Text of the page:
To complete a successful season, the Northwestern football team must win at least eight games. Success is often difficult to define, but for this team, success means winning the games it should win and maximizing potential. I count seven should-wins on the schedule: Cal, Northern Illinois, Western Illinois, at Minnesota, at Purdue, Illinois and either Nebraska or Michigan. Whether the ‘Cats get an eighth victory in the regular season or in a bowl game matters little to me. I’ll even go as far as to state that anything short of an 8-5 season should be deemed a failure. While that may sound harsh, it isn’t. The Cats not only avoid Ohio State and Michigan State, but they will also have: a deeper defense, a healthy Venric Mark and certainly better fortune from the football gods.
The combination of last season—a disappointing 5-7 that included a seven-game losing streak following one of the most hyped starts in Northwestern football history—and this offseason—the controversy surrounding the players’ petition to unionize—sets Northwestern up for an interesting 2014 season, putting the program under a national microscope no team has seen before. Considering the events of the offseason, Pat Fitzgerald will have to navigate his squad into uncharted territory, while also facing stiff competition both in and out of conference. A realistic measure of Northwestern’s success will be winning a bowl game. It would show the program’s ability to move through a contentious time, filled with adversity and make it through a season to accomplish a goal based on performance. Whether they just make a bowl with six wins or, as Siemian suggested, they make it to the Rose Bowl, winning the final game of the year will be a strong show of success for Northwestern, capping off 2014 on a team-oriented positive note, while it started on such a controversial and divisive one.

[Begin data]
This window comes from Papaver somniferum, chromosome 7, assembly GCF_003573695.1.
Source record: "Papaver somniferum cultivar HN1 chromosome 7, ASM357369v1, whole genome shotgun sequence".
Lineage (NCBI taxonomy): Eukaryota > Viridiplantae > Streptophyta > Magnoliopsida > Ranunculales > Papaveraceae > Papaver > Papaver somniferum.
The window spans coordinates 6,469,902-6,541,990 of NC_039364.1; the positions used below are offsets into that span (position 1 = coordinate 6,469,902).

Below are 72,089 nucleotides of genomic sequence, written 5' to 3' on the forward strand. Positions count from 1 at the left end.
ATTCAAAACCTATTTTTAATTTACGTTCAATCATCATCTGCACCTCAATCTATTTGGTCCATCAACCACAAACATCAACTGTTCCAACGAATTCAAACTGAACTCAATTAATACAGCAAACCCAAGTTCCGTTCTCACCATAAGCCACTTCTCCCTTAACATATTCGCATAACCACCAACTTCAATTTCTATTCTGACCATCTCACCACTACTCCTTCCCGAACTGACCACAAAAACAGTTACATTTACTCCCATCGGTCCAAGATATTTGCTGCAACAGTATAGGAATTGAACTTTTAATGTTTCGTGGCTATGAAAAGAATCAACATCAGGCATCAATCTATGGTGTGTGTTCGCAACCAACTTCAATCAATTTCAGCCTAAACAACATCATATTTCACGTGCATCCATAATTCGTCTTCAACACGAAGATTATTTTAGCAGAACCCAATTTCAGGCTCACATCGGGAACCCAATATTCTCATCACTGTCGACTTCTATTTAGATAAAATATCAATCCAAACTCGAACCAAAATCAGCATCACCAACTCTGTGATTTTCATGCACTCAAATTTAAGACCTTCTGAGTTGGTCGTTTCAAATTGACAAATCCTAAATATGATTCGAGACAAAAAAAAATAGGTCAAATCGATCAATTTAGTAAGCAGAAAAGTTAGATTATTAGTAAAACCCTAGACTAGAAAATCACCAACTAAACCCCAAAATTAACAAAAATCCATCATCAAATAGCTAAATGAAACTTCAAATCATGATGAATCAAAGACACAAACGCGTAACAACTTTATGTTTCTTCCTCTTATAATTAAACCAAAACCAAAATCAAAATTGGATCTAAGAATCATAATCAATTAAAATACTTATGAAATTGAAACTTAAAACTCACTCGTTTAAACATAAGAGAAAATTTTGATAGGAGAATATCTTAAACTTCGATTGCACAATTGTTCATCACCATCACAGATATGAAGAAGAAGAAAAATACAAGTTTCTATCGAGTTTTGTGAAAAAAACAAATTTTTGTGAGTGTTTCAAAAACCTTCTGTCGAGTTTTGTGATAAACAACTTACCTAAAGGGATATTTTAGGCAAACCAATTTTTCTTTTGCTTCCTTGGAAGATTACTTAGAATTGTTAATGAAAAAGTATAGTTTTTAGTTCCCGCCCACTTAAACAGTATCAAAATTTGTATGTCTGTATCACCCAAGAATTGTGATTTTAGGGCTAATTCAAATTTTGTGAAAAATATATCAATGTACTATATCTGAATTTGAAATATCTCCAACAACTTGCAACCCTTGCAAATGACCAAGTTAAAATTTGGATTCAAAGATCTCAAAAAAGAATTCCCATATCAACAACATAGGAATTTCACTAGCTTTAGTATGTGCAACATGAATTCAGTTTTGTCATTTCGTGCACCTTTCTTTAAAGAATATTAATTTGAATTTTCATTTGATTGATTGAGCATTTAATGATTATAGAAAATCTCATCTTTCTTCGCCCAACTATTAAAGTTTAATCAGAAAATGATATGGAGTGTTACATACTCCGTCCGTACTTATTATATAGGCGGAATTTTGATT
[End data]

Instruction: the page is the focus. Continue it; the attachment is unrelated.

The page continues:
Any answer to this question can be encompassed by one statement: Pat Fitzgerald and the Wildcats must show that 2013 was an aberration. For years, this team had been achieving more than what was expected of them, and with every successful season under Fitz, the program has proved that being competitive in the Big Ten has become the rule rather than the exception to the rule. Now, the top priority this season is to prove that last year in fact was that exception to the rule.
So what would prove that? If you want a number, I’ll say eight regular season wins (I don’t care about a potential bowl). But more important is how NU gets those wins. I need to see this team go back to comfortably beating the likes of Illinois and Purdue, and then at least being competitive, both at home and on the road, with everybody it plays. The Wildcats need to show that they’ve shed the underdog label for good, and they need to reaffirm their status as a Big Ten contender. With the West division wide open, if this team isn’t being talked about in October and November as one that could get to Indy, I don’t think 2014 will be considered successful.